Header overlay

Dreaming of the Bosphorus

Share this

My father Irfan Orga (1908–70) first set foot in England in July 1942, as a staff captain commanding Turkish Air Force pilots completing their training with the RAF. The posting changed his life. In London, challenging the Turkish law of the day forbidding members of the armed forces or diplomatic service from cohabiting with foreign nationals, he took up with a young, irregularly beautiful Norman-Irish lapsed Catholic, Margaret, then married to someone else. She assumed his surname in 1944, seven months before I was born.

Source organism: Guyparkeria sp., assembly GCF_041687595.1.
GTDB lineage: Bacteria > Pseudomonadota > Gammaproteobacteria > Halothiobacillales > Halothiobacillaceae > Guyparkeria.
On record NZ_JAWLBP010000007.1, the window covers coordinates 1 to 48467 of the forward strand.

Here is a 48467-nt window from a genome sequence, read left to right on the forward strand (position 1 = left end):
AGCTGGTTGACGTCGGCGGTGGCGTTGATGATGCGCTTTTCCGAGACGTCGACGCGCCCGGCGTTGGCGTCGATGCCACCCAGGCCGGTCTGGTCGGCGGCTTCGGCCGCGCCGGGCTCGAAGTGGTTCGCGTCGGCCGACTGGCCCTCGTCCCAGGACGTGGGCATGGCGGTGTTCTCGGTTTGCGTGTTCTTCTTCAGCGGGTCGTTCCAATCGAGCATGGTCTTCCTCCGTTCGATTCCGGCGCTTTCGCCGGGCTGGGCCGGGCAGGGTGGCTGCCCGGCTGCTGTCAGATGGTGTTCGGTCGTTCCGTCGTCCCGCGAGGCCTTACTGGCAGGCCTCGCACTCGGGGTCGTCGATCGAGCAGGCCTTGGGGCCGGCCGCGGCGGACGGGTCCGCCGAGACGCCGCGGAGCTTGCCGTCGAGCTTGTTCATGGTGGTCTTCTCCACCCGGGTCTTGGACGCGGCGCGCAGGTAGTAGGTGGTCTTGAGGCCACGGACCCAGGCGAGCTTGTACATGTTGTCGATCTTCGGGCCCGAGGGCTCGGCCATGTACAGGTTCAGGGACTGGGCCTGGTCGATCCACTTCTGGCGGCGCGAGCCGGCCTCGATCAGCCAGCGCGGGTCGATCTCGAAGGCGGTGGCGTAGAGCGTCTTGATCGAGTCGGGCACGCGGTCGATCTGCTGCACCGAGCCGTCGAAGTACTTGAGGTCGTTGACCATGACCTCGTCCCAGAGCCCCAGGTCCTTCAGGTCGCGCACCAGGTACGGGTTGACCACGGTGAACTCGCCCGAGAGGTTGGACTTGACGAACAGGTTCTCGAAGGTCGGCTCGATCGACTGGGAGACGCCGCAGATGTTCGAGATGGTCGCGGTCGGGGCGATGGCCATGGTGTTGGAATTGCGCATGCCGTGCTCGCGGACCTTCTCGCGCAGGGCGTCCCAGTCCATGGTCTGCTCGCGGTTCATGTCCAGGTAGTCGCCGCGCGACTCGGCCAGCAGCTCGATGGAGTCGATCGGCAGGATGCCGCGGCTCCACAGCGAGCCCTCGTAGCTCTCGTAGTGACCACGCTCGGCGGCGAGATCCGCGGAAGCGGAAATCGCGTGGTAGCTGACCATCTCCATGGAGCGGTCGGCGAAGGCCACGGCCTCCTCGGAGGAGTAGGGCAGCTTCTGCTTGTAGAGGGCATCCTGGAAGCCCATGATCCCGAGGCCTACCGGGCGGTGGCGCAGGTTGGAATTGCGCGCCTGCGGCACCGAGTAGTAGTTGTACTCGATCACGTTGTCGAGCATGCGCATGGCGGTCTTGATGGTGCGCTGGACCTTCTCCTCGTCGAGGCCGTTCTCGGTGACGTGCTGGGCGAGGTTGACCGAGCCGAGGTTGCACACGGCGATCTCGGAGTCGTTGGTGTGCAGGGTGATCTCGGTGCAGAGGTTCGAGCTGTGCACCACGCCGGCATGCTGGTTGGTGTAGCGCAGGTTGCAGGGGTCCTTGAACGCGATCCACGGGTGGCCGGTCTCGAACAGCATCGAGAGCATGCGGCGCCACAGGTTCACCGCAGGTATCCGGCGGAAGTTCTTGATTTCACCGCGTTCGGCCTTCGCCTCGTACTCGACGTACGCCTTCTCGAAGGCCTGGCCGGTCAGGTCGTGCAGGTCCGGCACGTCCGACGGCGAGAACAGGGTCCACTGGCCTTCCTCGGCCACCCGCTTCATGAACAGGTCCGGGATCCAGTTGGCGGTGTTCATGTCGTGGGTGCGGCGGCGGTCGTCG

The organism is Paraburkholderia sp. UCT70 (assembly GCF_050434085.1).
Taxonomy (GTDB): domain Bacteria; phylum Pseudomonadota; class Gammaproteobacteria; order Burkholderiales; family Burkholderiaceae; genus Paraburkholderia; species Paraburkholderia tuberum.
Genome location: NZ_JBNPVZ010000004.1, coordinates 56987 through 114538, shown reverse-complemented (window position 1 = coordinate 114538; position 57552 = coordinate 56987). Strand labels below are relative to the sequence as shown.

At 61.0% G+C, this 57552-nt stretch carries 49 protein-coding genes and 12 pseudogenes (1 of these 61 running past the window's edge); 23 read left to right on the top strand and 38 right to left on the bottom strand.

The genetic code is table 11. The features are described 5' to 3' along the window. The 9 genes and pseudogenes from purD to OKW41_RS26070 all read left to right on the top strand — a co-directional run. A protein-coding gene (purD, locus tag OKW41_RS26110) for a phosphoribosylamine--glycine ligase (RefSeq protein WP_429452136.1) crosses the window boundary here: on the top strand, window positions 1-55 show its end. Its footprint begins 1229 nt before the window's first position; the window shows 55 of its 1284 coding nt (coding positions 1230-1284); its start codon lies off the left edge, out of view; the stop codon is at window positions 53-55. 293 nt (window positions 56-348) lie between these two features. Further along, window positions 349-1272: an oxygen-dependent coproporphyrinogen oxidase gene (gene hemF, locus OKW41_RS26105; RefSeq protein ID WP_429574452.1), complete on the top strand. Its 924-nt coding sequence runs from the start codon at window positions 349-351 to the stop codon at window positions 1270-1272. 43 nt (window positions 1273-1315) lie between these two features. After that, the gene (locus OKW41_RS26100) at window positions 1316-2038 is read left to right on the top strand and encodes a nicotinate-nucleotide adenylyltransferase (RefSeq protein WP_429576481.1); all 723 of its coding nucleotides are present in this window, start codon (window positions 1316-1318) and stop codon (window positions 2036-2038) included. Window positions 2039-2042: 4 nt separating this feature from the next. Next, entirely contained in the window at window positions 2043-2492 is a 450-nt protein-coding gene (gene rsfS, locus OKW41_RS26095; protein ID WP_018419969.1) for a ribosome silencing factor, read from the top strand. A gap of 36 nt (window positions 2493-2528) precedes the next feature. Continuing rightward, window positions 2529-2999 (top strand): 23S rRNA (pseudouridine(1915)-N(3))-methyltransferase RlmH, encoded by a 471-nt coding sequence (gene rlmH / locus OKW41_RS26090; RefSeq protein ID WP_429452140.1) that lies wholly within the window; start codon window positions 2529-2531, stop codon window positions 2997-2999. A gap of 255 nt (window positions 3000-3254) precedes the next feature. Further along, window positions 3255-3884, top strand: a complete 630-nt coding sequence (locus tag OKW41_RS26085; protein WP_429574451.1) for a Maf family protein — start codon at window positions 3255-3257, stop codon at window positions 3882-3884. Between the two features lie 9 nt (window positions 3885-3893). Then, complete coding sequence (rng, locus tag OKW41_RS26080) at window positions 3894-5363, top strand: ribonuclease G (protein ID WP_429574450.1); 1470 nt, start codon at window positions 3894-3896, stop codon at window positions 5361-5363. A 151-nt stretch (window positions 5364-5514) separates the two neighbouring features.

Leaving his desk at the Turkish Embassy, Father returned to Turkey after the war, resigning his commission in January 1946. But his ‘crime’ rumbled on. Appalled by the possibility of imprisonment, friends in high places and his brother-in-law, one of Atatürk’s security chiefs before the war, urged him to leave the country. Given just a one-month visa, he flew to Northolt on 23 December 1947, my mother (and I) following on the 27th. Within a fortnight they were married, 48 hours after her divorce came through, and on 23 February 1948 the Home Office granted him indefinite leave to stay and work in Britain. Nineteen months later a Turkish court found him guilty in absentia and placed a fine on his head roughly equivalent to £145,000 today. His appeal against his conviction was unsuccessful and he never went back to Turkey, spending his last days in Kipling country near Tunbridge Wells, victim eventually of depression, loss of self-esteem and a weakened heart.